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Mitch Richmond
Position(s) Shooting guard
Jersey #(s) 23, 2, 9
Listed height 6 ft 5 in (1.96 m)
Listed weight 215 lb (98 kg)
Born June 30, 1965 (1965-06-30) (age 44)
Fort Lauderdale, Florida, USA
Career information
Year(s) 1988–2002
NBA Draft 1988 / Round: 1 / Pick: 5
College Kansas State
Professional team(s)
Career stats (NBA)
Points     20,497
Steals     1,211
3–Pointers     1,326
Stats @ Basketball-Reference.com
Career highlights and awards
Olympic medal record
Competitor for  United States
Men's Basketball
Bronze 1988 Seoul National team
Gold 1996 Atlanta National team

Mitchell James "Mitch" Richmond (born June 30, 1965 in Fort Lauderdale, Florida) is a retired American basketball player in the National Basketball Association. He played collegiately at Kansas State University.

Contents

NBA career

Richmond was drafted 5th overall in the 1988 NBA Draft by the Golden State Warriors, following two years at Kansas State, where he averaged 20 points per game, and two years at Moberly Junior College in Missouri. Before joining the NBA, Richmond also competed in the 1988 Olympic Games in Seoul.

Richmond captured the NBA Rookie of the Year Award in the 1988-89 NBA season, after averaging 22 points per game for the Warriors. He was a key part of Don Nelson's fast-paced offense, which was dubbed "Run TMC" after the first names of its three main components, Tim Hardaway, Mitch, and Chris Mullin, respectively. The trio were named after the influential rap group Run DMC. In addition to the shooting he provided, he complemented Hardaway's passing and fast break skills and Mullin's shooting skills by slashing to the hoop as part of the Warriors attack.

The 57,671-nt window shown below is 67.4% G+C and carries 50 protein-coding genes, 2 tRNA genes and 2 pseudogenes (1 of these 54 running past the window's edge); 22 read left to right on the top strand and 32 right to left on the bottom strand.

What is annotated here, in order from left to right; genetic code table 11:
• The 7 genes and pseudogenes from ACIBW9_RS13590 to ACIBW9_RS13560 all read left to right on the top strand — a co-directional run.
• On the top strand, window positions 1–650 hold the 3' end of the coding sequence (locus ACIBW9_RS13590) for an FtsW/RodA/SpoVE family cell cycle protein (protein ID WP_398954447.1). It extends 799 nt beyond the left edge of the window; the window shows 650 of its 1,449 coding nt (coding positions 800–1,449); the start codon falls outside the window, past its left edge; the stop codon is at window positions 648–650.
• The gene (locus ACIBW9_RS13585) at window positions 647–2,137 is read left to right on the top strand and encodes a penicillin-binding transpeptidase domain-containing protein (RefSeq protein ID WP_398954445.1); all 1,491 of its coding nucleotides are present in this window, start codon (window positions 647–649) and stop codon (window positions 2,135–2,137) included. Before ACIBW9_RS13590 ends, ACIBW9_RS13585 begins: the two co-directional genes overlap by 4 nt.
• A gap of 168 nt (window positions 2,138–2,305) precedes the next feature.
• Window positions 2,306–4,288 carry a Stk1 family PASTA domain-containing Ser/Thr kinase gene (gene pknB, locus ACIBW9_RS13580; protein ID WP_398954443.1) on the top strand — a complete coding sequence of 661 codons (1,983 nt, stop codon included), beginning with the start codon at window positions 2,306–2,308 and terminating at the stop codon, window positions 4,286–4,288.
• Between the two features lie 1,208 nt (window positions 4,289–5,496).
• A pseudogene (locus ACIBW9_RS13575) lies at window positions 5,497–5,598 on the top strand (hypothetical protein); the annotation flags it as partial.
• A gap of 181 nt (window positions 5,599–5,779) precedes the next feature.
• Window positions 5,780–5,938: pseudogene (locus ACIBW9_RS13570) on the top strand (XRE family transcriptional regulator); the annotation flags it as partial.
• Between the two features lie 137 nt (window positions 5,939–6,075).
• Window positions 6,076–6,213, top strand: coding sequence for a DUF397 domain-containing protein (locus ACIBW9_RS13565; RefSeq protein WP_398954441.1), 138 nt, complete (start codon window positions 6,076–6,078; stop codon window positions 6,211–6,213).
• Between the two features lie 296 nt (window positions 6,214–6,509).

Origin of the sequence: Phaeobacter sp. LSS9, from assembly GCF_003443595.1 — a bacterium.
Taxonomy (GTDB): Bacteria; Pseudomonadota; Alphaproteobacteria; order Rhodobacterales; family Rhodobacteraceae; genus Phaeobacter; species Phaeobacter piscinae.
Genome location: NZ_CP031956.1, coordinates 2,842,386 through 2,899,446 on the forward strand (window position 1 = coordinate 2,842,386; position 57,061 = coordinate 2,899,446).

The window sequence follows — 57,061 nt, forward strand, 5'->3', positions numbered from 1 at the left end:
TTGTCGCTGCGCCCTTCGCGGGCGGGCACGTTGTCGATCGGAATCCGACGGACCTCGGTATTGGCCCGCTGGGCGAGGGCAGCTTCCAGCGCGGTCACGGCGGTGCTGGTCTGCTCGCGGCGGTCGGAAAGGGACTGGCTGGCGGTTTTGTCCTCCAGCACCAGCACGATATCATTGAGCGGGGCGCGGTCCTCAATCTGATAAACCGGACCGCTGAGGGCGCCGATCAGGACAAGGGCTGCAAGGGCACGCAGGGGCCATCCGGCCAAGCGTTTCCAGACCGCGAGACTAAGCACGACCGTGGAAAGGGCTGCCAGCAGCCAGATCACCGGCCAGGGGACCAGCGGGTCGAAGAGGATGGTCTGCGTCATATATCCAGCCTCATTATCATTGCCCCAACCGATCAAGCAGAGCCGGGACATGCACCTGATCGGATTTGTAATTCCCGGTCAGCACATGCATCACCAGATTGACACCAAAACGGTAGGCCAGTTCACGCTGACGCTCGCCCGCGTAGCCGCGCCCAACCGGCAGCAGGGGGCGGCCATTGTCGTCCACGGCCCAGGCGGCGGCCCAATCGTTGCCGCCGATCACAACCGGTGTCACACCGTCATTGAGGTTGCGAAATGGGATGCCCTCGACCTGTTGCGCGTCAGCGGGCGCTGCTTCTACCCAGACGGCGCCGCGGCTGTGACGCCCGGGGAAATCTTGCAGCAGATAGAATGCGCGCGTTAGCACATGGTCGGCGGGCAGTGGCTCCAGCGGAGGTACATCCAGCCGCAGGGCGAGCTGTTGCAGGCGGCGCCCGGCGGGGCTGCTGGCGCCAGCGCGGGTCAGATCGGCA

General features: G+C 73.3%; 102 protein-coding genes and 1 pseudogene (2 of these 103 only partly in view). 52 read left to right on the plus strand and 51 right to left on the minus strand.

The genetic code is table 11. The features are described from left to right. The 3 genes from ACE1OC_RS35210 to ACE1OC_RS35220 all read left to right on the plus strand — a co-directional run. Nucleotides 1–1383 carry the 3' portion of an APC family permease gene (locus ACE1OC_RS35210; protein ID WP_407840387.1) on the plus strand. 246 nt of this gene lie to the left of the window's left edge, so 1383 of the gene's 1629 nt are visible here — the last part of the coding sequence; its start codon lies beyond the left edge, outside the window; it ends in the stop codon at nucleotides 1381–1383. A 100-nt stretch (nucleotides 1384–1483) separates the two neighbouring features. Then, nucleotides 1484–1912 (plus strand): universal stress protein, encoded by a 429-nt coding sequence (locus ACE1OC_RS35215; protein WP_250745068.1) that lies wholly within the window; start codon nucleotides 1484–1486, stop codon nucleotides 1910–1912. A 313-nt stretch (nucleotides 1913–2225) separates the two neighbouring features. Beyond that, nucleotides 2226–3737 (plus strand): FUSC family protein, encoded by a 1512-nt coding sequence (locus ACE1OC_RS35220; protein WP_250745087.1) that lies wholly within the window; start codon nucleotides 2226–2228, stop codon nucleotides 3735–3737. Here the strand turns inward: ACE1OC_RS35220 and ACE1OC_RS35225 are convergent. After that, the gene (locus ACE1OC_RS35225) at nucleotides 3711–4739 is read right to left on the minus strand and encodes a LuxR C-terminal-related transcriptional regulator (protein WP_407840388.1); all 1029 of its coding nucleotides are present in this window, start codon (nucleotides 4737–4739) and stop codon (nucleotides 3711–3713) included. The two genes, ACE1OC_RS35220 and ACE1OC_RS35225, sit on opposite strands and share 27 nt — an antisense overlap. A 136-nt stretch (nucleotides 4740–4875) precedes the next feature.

After three years of scoring 22+ points a game in Golden State, Richmond was traded to the Sacramento Kings during the 1991–92 season in exchange for Billy Owens, and became arguably the team's first star since the franchise moved to Sacramento in 1985. Staying with the Kings until 1998, Richmond was the team's leading scorer in each of his 7 seasons there, averaging no fewer than 21.9 a game each season. Between 1993 and 1998, Richmond was a fixture on the Western Conference's All-Star team, and he won MVP honors at the All-Star Game in Phoenix, in 1995. In the middle of his prime, Richmond was selected to the United States' Olympic team (Dream Team III), earning a gold medal in Atlanta. During his prime, Richmond was recognized as one of basketball's all time best pure shooters.[1]

Richmond was traded by the Kings, along with Otis Thorpe, to the Washington Wizards for Chris Webber in May 1998, a move that keyed the Kings' transformation from perennial doormat to an elite title contender. However, things did not work out as well for Richmond. In three years with the Wizards, he lost a lot of the shooting touch he displayed as a King, and his days as a regular were numbered after missing half of the 2000–01 season.

Richmond ended his career as a Los Angeles Laker. Playing strictly off the bench, he averaged 4 points a game. He earned an NBA championship ring with the Lakers in 2002, but played sparingly in the postseason, logging 4 minutes overall. In game 4 of the finals, Richmond dribbled out the clock to win the title with the Lakers. Richmond is now a scout for the Golden State Warriors.

Over his 14 year NBA career, Richmond made over $53,000,000 in salary.[2]

Effects on NBA

Richmond is one of only six players in NBA history to average at least 21 points per game for his first 10 seasons – along with Kareem Abdul-Jabbar, Michael Jordan, Oscar Robertson, Shaquille O'Neal and Allen Iverson.[citation needed] He was also one of the most accurate long-range shooters in league history, making 1,326 three-pointers in his career, which places him 13th all-time in career three-point field goals made. He finished his career with 20,497 points, which ranks #30 all-time among total points scored in an NBA career.

Richmond is the Kings' franchise's third leading scorer. For his efforts, his #2 was retired by the club in 2003.

Richmond graced the cover of a game in the NBA Live series, being featured on NBA Live 97 and appeared as a legend player in the game thereafter.

External links

References

Awards
Preceded by
Mark Jackson
NBA Rookie of the Year
1989
Succeeded by
David Robinson
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